ANY painted surface on a roadway can be extremely slick during the winter.  A small amount of moisture can turn these lines into an experience you won’t soon forget!  Be very cautious when it’s foggy as the moisture collects on the painted surfaces and is not visible to the rider.  Watch those lines on the curvy roads because you won’t have time to react if you happen to cut a corner a little and get that front wheel on the wet line!


It’s not like you haven’t seen these before.  These can catch you front wheel and dump your bike.  Pay attention to the angle the tracks cross the road.  Use as much of the road as necessary to get a safe attack angle.  Be aware that occasionally tracks cross roads at a weird angle (Highway 43 near Poso) and this can ruin an otherwise great day of riding.  Also watch the crossing areas as some have metal or wood instead of asphalt between the tracks.  If you’re crossing one of these in a turn, you’re in for a surprise.


We have a few of these in our area.  Always try to cross these at a 90 degree angle and be very cautious if they might be wet.


If you encounter any of these on the road, chances are you’ll have an issue before you can react.  Always scan the road ahead for spots that look wet or different from the rest of the pavement.  I once hit diesel fuel as I was approaching a stop sign.  The bike slid through the stop sign and across 2 lanes of traffic onto road side.  This happened at Lerdo Hwy and Porterville Hwy.  Yeah, I know, it wasn’t my time.


This can turn the roads into a skating rink.  Let the rain wash the roads clear before you ride them.  A half hour can make a huge difference.


This can be deadly.  Gravel is more common as the road becomes twisties.  It seems cars have a hard time staying on the pavement when there are corners.  Gravel problems tend to be worse in spring due to winter rains.  A little bit of gravel should be avoidable if you’re not riding too fast.  Unavoidable gravel covering the entire corner can be taken in stride if there is plenty of asphalt showing and you are prepared to let the bike slide around a bit. The key is to relax, don’t over-react and keep steering towards the exit line. Bikes are surprisingly stable and will usually ride it out. The real problem is a heavy gravel patch in a corner. Surviving that is mainly luck given you were already going too fast to stop or go around it…my best advice is to treat it like light gravel and hope the bike rides it out. If the back-end washes out, steer like a dirt bike and hope the rear tire doesn’t suddenly get traction!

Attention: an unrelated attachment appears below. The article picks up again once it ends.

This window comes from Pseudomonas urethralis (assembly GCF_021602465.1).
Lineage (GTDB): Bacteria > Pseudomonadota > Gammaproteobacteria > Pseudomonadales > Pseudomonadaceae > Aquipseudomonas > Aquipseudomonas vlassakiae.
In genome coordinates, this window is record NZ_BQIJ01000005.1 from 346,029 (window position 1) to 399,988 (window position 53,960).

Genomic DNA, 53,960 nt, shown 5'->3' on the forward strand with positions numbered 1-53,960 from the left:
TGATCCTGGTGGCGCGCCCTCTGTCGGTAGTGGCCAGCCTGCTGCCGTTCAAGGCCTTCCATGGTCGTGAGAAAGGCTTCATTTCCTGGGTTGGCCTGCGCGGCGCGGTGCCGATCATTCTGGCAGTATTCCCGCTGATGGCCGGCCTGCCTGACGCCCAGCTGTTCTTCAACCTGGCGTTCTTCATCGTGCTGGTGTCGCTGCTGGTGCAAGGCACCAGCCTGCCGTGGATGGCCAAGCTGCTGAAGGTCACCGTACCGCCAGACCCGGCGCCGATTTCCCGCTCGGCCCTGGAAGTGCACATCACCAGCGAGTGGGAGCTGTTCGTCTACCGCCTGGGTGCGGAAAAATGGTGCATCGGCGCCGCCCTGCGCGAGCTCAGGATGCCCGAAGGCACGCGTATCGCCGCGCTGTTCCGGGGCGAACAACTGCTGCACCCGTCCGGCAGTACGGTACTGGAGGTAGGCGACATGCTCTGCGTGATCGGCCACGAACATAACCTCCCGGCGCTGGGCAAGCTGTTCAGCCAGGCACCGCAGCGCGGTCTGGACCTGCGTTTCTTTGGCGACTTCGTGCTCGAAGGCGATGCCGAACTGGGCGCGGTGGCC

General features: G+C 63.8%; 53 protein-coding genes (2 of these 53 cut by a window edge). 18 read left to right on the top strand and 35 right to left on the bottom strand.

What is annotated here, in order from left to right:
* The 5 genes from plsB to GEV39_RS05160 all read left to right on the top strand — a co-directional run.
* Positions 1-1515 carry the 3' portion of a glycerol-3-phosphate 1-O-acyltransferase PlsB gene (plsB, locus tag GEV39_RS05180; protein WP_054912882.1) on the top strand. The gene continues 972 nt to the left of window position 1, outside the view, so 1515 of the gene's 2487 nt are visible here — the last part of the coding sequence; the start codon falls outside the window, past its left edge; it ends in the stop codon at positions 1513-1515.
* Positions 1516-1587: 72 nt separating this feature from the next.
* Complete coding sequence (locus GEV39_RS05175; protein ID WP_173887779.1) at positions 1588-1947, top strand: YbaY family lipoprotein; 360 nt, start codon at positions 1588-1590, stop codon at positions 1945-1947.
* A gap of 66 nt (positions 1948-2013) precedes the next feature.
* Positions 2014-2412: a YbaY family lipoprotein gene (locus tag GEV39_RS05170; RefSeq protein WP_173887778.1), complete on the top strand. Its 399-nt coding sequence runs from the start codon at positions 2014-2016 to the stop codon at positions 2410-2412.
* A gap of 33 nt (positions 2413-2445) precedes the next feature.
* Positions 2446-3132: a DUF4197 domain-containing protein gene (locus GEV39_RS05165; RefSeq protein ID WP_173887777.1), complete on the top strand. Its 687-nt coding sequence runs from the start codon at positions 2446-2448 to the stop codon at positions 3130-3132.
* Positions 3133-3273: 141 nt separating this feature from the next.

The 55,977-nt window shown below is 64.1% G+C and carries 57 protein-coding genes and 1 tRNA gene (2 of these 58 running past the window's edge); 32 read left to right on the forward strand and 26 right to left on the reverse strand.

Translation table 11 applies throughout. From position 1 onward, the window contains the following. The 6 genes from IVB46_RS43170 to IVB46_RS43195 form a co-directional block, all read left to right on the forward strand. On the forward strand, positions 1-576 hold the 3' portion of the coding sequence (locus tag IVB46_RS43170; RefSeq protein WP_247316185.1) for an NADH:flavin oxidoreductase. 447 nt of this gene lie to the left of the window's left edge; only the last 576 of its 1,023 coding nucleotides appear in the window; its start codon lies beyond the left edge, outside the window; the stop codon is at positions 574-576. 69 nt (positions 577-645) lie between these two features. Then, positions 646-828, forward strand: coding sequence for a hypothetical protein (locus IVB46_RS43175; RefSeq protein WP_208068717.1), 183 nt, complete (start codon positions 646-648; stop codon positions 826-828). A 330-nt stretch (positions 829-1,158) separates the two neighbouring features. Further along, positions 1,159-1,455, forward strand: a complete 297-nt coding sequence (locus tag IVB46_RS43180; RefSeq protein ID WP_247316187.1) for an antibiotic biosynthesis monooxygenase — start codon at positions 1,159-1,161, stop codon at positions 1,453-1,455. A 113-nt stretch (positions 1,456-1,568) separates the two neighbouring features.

Having said all that, most “gravel crashes” were unnecessary. Usually the rider is lacking in fundamental skills. Common physical errors are not looking far enough into a corner so not picking up the gravel soon enough, not being able to brake at the bike’s capabilities, not being able to turn at the bike’s capabilities and over-reacting when hitting the gravel (a one inch slide feels like a mile so people panic). Common mental errors are missing signs of probable gravel (tight corners, earlier history, gravel shoulders or embankments, hills that might have been washed out etc) and riding without regard for suitable error margins.


They look innocent but are worse than gravel…ESPECIALLY IF WET!


Don’t just charge through water like you would in a car.  Depending on tires you can hydroplane which will make the bike feel like it’s on ice.  If you are unlucky enough to experience this, make no steering inputs and ride straight through.